Hi Sam,

Glad you liked it. Thanks for sharing it.

Erlend

Reply

Gina September 10, 2013 at 12:51 am

Thanks for the good advice! I have an additional question(s):

What about local sandwich-esque shops and bakeries where you either go up to the counter and order something to go (so no sitting, no waiter) or you order home cooked food, cafeteria style, and carry your own plates to the tables. Do they expect tips there? I’m thinking of the local small places in my neighborhood that sell pide, kofte…not exactly restaurants but certainly food places.

Also, a lot of these places have home deliver options. Should you tip the delivery guy?

Thanks for the great advice!

Reply

Erlend Geerts September 10, 2013 at 10:00 pm

Hi Gina,

If you get food from a counter, there is no need to tip at all. Locals only tip people in food places when food is brought to the table by a waiter, and he or she also delivers the bill and collects the money.

Kind regards,
Erlend

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Abdul September 15, 2013 at 8:33 am

Super useful ‘tips’. Thanks a lot for posting this!

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Pamela December 12, 2013 at 9:28 pm

I agree that this is an amazing website and I wish I had found it when I was originally booking my trip… but anyway: (what) should we tip the hotel driver who picks us up from the airport?

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Erlend Geerts December 14, 2013 at 9:27 am

Hi Pamela,

It’s custom to tip between 5 and 10% of the total amount.

Kind regards,
Erlend

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Christian January 25, 2014 at 8:54 pm

Erlend, you’re a legend. Thank you for your website. It is more helpful than Lonely Planet and TripAdvisor combined.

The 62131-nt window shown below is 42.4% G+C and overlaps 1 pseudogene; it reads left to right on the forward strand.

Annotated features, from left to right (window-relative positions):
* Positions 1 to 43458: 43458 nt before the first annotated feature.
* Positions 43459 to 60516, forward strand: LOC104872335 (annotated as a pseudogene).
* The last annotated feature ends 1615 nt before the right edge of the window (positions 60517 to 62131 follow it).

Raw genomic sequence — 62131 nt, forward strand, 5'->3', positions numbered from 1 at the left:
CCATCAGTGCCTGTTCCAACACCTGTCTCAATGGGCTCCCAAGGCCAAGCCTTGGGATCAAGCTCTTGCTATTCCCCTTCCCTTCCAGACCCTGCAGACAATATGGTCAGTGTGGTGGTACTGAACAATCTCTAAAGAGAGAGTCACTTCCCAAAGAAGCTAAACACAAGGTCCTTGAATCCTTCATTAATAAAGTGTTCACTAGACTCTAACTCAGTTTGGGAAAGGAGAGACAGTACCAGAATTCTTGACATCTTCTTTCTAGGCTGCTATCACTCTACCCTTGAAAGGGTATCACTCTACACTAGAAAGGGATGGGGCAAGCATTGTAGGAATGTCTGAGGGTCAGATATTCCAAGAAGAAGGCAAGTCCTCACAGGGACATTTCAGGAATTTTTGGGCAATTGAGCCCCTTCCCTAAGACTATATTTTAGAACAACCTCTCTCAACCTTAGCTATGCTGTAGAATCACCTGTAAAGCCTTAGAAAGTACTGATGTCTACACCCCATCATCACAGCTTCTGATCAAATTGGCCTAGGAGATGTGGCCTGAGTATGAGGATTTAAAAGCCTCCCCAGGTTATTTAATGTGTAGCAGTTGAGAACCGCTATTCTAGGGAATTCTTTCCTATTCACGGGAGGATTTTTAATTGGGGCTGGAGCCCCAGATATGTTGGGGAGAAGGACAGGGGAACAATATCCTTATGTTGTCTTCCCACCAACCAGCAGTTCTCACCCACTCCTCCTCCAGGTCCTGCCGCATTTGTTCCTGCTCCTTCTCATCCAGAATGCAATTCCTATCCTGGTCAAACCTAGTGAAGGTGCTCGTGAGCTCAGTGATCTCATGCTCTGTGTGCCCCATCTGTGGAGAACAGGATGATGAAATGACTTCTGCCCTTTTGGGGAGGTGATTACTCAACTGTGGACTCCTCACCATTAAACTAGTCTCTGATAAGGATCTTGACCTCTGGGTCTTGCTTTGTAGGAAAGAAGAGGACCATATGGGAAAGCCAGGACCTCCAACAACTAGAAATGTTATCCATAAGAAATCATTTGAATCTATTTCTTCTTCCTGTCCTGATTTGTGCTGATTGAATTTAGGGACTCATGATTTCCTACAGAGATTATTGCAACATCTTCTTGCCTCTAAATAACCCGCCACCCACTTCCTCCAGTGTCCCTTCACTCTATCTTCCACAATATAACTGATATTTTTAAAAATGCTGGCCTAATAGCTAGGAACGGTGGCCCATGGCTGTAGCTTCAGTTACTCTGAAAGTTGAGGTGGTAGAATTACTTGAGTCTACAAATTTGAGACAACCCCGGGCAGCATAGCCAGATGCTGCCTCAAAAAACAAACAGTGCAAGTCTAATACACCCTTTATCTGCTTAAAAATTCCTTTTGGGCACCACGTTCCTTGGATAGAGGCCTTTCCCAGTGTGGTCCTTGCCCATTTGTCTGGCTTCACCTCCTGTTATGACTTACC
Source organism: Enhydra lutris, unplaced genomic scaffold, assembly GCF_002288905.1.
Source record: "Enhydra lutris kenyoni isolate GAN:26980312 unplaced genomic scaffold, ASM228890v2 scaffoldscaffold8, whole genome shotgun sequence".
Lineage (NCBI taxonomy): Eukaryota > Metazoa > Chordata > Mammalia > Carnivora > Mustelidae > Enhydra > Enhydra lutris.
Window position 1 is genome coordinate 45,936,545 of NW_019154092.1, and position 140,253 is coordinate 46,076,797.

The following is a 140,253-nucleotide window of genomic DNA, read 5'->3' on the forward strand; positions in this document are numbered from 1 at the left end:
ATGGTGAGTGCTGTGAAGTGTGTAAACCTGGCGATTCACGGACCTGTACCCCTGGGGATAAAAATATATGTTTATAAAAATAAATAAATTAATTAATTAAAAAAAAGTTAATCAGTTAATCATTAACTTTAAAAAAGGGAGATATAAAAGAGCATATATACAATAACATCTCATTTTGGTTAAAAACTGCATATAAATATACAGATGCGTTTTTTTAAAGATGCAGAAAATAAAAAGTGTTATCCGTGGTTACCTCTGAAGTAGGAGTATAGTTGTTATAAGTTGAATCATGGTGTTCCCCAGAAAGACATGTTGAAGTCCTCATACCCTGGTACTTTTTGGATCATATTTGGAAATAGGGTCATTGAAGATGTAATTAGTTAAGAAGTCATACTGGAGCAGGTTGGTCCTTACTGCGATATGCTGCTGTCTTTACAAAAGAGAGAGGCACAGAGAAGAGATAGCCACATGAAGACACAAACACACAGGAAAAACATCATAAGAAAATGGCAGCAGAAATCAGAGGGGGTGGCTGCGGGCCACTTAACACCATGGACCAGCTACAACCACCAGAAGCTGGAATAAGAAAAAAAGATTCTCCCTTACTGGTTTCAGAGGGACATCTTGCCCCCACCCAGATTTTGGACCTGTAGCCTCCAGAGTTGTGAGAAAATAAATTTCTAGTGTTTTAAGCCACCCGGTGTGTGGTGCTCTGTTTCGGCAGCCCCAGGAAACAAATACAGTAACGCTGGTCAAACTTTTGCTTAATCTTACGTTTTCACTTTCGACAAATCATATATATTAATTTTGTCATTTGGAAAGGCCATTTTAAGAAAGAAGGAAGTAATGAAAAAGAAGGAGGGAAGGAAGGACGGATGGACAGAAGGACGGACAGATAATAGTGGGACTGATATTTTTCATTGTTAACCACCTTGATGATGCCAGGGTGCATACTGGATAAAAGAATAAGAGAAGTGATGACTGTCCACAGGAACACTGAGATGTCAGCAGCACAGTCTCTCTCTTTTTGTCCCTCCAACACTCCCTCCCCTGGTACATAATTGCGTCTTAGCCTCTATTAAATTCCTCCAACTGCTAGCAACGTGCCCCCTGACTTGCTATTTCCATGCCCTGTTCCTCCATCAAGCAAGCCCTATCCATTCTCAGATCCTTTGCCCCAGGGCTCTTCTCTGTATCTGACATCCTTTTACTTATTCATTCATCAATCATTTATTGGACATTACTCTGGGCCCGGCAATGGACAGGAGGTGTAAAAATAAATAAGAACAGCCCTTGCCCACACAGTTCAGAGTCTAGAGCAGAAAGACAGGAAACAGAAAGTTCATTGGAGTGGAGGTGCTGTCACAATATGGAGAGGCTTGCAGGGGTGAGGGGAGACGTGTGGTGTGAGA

Cheers,
Christian.

Reply

Erlend Geerts January 31, 2014 at 11:05 am

Thanks a lot Christian.

Reply

jones August 23, 2014 at 10:22 am

Regarding the tipping at hotels, the 5-10 TL you mentioned for housekeeping, is that per day or total? Turkey Travel Planner suggests 5 or 7TL per day. And I haven’t visited a country where it is customary to tip at reception, whom does the tip go to and what is it for? As all the waiters, bellboys, concierge etc. will already have been tipped, 20-50TL seems a high gratuity to pay the employee who assigned your room, and besides, this seems like part of the normal job responsibility rather than providing any additional service.

Someone posted on a Lonely Planet forum that “even if you carry your own bags there will be a bellboy in any “better” hotel who will escort you to the room, demonstrate the light switches, the climate control, etc. About 5% of the room charge is reasonable.” I think there is so much conflicting information because everybody has their own preferences. Some tend to be more generous with waiters, others give higher than standard percentages to concierge, doormen, or whomever. I personally would not give 5% of a nightly room rate to somebody who shows me to the room and explains the light switches and climate control.

Is it okay to tip 5% at a lokanta?

Reply

Erlend Geerts August 23, 2014 at 8:35 pm

Hi Jones,

I completely understand your concerns, and yes it is confusing. For starters, the tipping customs change from country to country. And the rules are not carved in stone.

Giving a bellboy 5% of your room rate is of course too much. Depending on the work he did and how much you appreciated his efforts, an amount beteween 15 and 50 Liras will do.

As for tipping housecleaning, the choice is yours. Either you tip small amounts on a daily basis, or you tip at the end of your stay according to your satisfactory level.

The concierge you tip only at the end of your stay. Again, if he helped you out a lot and made arrangements and reservations for you, it’s nice to be generous. If he only said hi and bye, there is no need to tip.

About tipping in bars and restaurants, there is this misconception that you must tip. Tipping is showing your appreciation for the service you received. If service is impeccable, then 10% is custom. If less but satisfactory, leave 5%. If you had to go stand on a table and shout across the room to get his or her attention before you got attended, by all means feel free not to tip to show your dissatisfaction.

I hope this helps,
Erlend